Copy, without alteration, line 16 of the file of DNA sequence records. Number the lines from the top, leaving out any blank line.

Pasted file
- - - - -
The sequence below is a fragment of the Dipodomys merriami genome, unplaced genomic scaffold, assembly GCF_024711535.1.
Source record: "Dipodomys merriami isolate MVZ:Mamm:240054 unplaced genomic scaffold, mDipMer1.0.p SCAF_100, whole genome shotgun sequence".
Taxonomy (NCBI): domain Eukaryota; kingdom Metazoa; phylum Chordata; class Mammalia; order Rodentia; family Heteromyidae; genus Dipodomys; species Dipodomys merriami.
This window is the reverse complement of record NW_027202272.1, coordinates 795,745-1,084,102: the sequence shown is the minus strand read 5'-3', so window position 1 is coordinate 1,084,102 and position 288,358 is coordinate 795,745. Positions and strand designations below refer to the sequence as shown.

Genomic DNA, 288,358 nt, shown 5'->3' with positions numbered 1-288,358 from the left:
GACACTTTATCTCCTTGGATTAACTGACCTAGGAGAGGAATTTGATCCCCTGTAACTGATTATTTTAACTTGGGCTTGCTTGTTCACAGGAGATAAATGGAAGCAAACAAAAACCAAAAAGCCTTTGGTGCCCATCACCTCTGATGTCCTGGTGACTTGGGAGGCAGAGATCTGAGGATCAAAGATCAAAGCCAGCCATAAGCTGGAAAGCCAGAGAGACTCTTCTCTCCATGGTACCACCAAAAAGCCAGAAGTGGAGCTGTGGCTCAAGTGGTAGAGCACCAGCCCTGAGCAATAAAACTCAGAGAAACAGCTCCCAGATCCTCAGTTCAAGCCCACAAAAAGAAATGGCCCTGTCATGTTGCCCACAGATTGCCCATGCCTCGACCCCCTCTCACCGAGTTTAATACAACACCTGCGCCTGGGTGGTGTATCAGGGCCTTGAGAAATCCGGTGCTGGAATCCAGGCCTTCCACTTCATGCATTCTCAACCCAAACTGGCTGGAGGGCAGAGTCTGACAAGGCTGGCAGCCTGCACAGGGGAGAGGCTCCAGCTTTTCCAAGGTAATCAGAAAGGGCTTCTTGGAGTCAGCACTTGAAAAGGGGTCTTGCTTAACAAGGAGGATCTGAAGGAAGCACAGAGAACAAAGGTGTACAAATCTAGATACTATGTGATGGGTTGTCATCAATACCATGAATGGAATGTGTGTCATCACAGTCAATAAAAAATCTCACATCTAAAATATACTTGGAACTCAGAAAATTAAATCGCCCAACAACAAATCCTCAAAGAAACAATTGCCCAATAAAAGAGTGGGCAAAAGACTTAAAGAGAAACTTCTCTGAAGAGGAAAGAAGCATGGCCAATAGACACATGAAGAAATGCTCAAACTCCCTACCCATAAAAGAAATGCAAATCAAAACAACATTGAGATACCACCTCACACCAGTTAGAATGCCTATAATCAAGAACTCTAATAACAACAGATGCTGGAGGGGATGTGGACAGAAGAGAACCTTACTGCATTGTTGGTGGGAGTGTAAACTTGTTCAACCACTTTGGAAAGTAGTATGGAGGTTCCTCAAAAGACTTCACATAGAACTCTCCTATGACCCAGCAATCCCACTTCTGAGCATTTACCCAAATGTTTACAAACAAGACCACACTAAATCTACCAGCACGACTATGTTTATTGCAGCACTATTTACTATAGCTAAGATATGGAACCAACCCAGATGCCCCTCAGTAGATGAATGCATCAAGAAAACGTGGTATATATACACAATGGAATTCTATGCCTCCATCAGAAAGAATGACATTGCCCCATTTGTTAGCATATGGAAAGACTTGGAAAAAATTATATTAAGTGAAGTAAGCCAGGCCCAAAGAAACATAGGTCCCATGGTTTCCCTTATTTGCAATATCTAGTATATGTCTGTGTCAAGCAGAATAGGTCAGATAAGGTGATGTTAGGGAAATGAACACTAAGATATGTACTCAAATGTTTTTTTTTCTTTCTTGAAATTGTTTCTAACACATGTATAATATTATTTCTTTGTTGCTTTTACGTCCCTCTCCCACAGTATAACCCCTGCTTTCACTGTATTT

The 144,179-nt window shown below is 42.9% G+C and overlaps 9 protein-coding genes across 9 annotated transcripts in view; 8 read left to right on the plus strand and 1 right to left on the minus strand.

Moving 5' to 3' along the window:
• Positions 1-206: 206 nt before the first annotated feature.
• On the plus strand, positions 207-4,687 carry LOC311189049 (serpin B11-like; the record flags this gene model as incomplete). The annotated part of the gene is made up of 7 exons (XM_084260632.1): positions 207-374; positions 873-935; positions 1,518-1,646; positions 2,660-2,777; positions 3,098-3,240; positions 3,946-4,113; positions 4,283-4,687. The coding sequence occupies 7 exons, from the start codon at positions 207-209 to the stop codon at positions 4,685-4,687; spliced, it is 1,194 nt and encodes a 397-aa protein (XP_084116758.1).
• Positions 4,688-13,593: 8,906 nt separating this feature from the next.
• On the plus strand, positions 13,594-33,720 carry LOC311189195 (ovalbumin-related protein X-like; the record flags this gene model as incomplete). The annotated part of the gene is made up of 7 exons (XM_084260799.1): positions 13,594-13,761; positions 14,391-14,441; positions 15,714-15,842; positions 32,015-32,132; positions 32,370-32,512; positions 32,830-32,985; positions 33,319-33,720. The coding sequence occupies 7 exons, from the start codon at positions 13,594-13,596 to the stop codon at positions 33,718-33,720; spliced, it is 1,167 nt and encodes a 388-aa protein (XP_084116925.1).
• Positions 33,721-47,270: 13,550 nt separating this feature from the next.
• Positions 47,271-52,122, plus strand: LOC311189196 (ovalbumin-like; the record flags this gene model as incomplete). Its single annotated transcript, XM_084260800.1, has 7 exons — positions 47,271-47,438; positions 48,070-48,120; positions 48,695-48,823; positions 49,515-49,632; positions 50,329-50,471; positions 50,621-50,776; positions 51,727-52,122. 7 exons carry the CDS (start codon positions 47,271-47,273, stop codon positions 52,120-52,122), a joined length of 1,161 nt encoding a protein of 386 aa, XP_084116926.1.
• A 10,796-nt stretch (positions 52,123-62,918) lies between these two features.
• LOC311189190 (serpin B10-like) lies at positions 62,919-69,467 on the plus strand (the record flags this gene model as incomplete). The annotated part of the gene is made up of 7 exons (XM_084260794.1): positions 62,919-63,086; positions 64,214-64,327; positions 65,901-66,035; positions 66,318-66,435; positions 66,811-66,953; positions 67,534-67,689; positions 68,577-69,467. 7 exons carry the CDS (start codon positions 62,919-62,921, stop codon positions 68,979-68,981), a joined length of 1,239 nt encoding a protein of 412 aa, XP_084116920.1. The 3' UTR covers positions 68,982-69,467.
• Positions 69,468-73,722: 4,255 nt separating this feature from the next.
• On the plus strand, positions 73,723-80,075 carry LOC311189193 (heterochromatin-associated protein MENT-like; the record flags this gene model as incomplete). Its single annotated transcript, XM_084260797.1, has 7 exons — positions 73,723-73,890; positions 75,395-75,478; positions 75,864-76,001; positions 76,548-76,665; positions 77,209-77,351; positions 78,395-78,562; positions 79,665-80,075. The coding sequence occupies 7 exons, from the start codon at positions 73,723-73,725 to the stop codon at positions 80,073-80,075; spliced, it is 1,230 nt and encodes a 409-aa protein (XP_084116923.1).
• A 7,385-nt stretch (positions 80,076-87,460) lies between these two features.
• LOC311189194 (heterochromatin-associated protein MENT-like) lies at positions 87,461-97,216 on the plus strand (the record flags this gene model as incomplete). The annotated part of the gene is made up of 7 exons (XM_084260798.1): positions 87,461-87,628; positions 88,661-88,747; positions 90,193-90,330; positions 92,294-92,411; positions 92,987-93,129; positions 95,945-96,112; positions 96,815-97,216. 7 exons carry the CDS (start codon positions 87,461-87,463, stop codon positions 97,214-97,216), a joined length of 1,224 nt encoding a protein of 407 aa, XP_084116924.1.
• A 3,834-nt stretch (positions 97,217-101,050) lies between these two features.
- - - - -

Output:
• LOC311189190 (serpin B10-like) lies at positions 62,919-69,467 on the plus strand (the record flags this gene model as incomplete). The annotated part of the gene is made up of 7 exons (XM_084260794.1): positions 62,919-63,086; positions 64,214-64,327; positions 65,901-66,035; positions 66,318-66,435; positions 66,811-66,953; positions 67,534-67,689; positions 68,577-69,467. 7 exons carry the CDS (start codon positions 62,919-62,921, stop codon positions 68,979-68,981), a joined length of 1,239 nt encoding a protein of 412 aa, XP_084116920.1. The 3' UTR covers positions 68,982-69,467.